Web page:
Lures which feature a heavy metal body married to a conventional artificial eel tail are now in wide use for wreck fishing. A range called ‘Coalie’ has proved itself in this roughest branch of sea fishing. Available in a variety of sizes and colours, these lures are used prin-cipally for pollack, coalfish, ling and cod. The body carries a loop to which a swivel is fitted to connect the reel line. A stout split ring serves this purpose. The conventional, heavy duty link swivel is the alternative: spring clip varieties pull open under the pressure of a large fish. The lure is hooked sink and draw, as a pirk would be. Movement is essential, and fishing ‘on the drift’ adds con-siderably to your success.
Winter wrecking on the drift with a two- or three-hook paternoster rig has accounted for many thousands of pollack and coalfish of up to the British Record weight. Ling in excess of 50lb have also fallen to it. Artificial eels of 177mm or 210mm are connected to short nylon snoods of at least 80lb breaking strain. The whole rig can be tied from a single length of monofilament, a strong and reliable arrangement which gives the additional advantage of a double snood to the hook.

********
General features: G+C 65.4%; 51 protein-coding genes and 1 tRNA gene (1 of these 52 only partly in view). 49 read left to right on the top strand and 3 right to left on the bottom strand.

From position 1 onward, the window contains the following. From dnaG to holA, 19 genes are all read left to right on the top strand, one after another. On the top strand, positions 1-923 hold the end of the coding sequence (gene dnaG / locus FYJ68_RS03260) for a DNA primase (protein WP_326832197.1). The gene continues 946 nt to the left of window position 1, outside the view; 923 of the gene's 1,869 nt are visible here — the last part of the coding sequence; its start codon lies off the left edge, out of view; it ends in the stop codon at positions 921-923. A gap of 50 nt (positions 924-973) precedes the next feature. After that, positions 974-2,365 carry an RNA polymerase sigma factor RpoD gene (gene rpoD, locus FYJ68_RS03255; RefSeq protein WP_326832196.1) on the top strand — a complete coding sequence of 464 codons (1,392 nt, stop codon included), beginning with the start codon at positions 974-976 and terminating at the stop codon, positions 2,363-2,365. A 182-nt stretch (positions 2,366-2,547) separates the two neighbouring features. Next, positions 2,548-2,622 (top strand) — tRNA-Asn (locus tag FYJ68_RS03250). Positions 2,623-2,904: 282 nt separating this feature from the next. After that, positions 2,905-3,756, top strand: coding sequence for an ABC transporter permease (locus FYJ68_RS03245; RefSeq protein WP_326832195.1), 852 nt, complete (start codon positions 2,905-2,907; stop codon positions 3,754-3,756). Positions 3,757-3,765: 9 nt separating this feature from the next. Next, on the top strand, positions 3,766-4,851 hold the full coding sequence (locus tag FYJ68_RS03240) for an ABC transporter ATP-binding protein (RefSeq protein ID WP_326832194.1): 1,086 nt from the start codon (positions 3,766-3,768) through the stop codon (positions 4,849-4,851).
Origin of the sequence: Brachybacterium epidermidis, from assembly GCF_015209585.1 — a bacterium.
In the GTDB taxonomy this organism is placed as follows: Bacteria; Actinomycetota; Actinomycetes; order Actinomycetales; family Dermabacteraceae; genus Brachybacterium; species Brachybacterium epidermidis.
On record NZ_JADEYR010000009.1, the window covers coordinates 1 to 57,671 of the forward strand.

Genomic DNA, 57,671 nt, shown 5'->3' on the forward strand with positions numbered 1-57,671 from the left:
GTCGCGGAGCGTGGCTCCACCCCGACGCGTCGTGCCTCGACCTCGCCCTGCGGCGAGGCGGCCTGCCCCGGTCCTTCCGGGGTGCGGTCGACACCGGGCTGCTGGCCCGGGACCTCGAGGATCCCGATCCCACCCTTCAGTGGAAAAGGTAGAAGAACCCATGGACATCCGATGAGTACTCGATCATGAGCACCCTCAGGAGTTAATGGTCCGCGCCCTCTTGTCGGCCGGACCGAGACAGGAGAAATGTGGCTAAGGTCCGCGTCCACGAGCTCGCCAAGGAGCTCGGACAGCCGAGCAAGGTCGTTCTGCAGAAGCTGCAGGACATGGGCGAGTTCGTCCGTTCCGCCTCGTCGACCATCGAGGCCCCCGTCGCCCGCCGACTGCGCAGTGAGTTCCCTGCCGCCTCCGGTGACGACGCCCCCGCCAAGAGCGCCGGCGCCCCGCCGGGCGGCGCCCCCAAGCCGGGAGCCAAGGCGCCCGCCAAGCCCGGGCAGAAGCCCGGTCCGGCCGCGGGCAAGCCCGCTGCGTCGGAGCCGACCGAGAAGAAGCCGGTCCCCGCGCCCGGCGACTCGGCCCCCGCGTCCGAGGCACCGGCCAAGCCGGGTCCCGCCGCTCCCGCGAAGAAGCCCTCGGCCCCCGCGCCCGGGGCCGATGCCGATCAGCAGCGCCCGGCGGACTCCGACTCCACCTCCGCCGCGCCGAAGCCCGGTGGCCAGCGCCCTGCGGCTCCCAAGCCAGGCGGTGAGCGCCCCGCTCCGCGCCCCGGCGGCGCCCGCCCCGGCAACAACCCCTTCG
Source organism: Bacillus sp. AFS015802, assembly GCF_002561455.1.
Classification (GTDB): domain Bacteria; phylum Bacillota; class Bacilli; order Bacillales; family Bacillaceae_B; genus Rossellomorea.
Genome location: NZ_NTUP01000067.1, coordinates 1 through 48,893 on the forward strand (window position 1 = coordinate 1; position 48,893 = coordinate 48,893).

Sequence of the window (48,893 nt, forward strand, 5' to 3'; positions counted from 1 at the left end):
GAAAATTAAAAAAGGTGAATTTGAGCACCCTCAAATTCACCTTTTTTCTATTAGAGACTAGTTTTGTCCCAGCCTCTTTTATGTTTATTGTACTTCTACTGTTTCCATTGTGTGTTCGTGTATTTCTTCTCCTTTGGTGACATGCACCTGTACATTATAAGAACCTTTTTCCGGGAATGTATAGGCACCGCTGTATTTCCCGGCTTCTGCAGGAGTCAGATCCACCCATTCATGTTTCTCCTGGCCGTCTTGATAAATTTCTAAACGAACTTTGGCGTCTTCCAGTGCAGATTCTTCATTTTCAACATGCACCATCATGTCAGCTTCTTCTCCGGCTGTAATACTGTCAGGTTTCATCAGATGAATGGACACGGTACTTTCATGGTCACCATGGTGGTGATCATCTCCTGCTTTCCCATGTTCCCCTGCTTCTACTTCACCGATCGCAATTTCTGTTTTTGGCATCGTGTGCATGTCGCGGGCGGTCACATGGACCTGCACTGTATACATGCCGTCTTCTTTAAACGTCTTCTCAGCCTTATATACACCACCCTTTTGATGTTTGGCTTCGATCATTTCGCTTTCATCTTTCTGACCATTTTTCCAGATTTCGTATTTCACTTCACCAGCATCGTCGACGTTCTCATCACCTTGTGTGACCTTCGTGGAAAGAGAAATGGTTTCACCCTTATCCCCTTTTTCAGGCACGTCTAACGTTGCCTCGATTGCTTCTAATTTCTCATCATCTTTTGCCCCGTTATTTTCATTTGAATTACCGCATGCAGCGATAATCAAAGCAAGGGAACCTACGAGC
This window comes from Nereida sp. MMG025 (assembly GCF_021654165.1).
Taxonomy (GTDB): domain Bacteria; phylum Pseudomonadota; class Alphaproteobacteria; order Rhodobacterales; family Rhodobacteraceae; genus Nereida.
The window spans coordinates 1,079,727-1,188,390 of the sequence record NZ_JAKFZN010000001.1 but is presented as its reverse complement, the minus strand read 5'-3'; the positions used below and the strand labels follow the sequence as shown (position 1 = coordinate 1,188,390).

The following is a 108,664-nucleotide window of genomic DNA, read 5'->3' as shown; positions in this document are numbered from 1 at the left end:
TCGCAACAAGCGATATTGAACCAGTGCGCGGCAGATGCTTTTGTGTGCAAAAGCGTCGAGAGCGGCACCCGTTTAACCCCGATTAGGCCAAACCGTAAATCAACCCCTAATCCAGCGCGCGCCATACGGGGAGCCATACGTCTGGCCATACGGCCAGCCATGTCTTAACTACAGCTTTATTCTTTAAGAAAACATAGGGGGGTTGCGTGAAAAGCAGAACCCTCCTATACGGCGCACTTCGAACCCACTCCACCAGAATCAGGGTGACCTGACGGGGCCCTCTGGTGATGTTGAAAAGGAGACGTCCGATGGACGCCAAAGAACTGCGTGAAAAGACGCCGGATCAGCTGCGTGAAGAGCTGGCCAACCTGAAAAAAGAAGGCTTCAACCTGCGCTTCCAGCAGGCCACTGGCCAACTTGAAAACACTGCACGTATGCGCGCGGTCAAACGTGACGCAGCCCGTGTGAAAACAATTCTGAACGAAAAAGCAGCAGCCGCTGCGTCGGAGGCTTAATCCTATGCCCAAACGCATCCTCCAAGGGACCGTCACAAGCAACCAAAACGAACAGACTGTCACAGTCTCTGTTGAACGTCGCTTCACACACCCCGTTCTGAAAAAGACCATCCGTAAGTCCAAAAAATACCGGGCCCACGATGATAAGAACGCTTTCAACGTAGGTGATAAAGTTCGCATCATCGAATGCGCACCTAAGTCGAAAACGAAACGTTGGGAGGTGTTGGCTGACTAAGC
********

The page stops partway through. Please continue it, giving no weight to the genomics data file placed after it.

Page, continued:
Metal body lures do not work well over rough ground where the fish population is considerably smaller than on wrecks. This is probably because with fewer fish chasing the available food supply, they can be more choosy about the kind of bait they take. Reef work requires an altogether more delicate approach. Small artificials—especially light coloured ones—should be used in association with a long, medium-weight monofilament trace. Line over 18lb b.s. Completely destroys the lure’s action.